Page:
2) Is the baptism with the Holy Spirit subsequent to answer or concurrent with answer?
3) Is there is a difference between being baptized by the Spirit and being baptized with the Spirit?
4) What is the difference between receiving the gift of the Holy Spirit speaking with other tongues and receiving the gift of tongues?
5) Is there is a difference between the intention of speaking in other tongues as a sign and the intention of the spiritual gift of divers (diverse) kinds of tongues?

There are some who support the view, to be born of the Spirit and to be baptized with the Spirit are essentially one and the selfsame experience. Others support the view, to be born again of the Spirit is definitely not the same as the baptism with the Spirit, but both always occur simultaneously. However, does the Acts’ record support these positions?

Our study reveals, the Acts record ensures that some believers did feel the Baptism with the Holy Spirit subsequent to conversion and any public confession of faith in Christ, while others received the baptism with the Spirit prior to any public confession of faith in Christ.

Even as examine the Acts record, we will soon discover that:

The Baptism with the Holy Spirit is definitely not the same as the Birth of the Spirit. When we examine both experiences closely we find the following to be true:

1) The birth of the Spirit is an act of regeneration and the re-birth of the believer into Christ in answer.
2) The baptism with the Spirit is an act of sanctification and the setting apart of the believer for service.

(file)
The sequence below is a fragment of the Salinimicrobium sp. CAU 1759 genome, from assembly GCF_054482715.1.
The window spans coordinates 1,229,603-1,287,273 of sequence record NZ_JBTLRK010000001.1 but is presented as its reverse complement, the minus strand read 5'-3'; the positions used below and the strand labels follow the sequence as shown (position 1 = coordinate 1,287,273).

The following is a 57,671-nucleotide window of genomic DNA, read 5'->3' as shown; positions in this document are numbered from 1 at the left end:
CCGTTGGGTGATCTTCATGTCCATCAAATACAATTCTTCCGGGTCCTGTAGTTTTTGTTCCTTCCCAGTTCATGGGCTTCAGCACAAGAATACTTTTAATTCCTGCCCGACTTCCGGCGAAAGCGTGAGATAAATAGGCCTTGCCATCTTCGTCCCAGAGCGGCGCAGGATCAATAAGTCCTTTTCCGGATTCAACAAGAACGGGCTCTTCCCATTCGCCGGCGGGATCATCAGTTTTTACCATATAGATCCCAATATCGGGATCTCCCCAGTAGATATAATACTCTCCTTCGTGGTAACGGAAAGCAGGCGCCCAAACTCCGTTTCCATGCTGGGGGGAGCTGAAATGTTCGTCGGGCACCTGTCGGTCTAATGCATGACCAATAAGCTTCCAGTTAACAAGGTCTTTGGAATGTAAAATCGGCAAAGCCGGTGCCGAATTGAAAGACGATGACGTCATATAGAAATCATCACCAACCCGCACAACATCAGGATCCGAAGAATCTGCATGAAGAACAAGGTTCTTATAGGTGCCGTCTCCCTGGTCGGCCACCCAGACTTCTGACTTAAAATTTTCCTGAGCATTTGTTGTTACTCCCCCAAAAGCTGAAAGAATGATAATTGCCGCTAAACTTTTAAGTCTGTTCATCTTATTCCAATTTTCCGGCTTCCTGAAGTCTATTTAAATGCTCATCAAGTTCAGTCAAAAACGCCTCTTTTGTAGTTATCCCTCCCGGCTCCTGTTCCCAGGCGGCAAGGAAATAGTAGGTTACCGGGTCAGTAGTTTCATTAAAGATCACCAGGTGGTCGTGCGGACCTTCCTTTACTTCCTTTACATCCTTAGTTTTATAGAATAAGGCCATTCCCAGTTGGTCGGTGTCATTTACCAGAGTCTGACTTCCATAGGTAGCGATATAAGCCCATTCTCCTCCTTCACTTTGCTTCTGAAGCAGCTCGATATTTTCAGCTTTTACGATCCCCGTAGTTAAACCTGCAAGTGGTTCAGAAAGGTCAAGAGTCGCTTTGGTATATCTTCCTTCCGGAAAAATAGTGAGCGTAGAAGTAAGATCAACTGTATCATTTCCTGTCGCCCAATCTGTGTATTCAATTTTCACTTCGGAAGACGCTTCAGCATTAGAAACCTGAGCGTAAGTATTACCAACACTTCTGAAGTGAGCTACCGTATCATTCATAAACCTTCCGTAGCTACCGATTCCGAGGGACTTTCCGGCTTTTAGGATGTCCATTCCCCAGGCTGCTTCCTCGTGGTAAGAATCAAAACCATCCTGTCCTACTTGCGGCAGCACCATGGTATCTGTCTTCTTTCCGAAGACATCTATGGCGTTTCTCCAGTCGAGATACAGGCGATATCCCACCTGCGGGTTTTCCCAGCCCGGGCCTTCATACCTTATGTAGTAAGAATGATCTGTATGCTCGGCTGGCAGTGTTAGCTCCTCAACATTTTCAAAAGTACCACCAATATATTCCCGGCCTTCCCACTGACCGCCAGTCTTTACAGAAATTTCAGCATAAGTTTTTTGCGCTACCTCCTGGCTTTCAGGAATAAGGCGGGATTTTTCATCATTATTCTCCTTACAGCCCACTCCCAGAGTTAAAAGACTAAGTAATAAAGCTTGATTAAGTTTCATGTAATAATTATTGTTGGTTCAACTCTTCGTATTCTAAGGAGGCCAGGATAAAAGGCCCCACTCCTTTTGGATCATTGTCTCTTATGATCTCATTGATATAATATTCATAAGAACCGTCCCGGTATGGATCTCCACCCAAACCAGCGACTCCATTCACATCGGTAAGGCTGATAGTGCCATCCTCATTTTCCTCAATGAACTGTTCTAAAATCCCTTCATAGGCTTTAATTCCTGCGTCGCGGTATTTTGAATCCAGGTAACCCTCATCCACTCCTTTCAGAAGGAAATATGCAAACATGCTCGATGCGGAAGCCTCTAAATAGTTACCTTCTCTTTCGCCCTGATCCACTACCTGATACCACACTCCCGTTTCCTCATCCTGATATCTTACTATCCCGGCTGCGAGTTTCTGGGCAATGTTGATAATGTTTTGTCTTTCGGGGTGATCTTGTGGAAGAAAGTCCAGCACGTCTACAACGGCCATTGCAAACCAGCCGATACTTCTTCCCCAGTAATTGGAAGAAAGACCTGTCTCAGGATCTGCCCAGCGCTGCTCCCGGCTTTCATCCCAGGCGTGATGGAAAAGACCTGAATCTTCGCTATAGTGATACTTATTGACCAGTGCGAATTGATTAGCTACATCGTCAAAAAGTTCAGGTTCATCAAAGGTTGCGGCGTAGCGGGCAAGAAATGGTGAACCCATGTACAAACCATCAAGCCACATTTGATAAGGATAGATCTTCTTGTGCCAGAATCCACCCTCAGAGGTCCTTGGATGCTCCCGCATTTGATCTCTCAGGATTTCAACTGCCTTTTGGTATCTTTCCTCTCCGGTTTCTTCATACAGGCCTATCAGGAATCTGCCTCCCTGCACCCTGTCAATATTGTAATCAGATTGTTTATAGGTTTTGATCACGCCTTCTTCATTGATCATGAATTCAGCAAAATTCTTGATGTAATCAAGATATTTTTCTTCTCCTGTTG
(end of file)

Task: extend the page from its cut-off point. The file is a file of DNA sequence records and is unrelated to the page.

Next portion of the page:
Why is this distinction important?

In regeneration, every believer is baptized by the Spirit into (gk. eis) Christ.
In sanctification, every believer is baptized by Christ into (eis) the Holy Spirit.

Into One Body, Into One Spirit

The following scriptural references will show that there are two distinct operations of the Godhead with regard to being born-again of the Spirit and subsequently being baptized with the Spirit.

“For by one Spirit are we all baptized into one body, whether we be Jews or Gentiles, whether we be bond or free; and have been all built to drink into one Spirit” (1 Cor. 12: 13) KJV.

“And John bare record, saying, I saw the Spirit descending from heaven like a dove, and it abode upon him. And I knew him not: but he that sent me to baptize with water, the same said on to me, Upon whom thou shalt see the Spirit descending, and remaining on him, the same is he which baptizeth with the Holy Ghost” (Jn. 1: 32-33) KJV.

The word by in 1 Cor. 12: 13 describes the regenerative agency of the person of the Holy Spirit, while the word with in Jn. 1: thirty-three describes the sanctifying agency of the person of Christ. Although the Greek word en is translated in the Somebody as by, with, in, and through, in the context of these scriptures there might be no mistaking the fact that: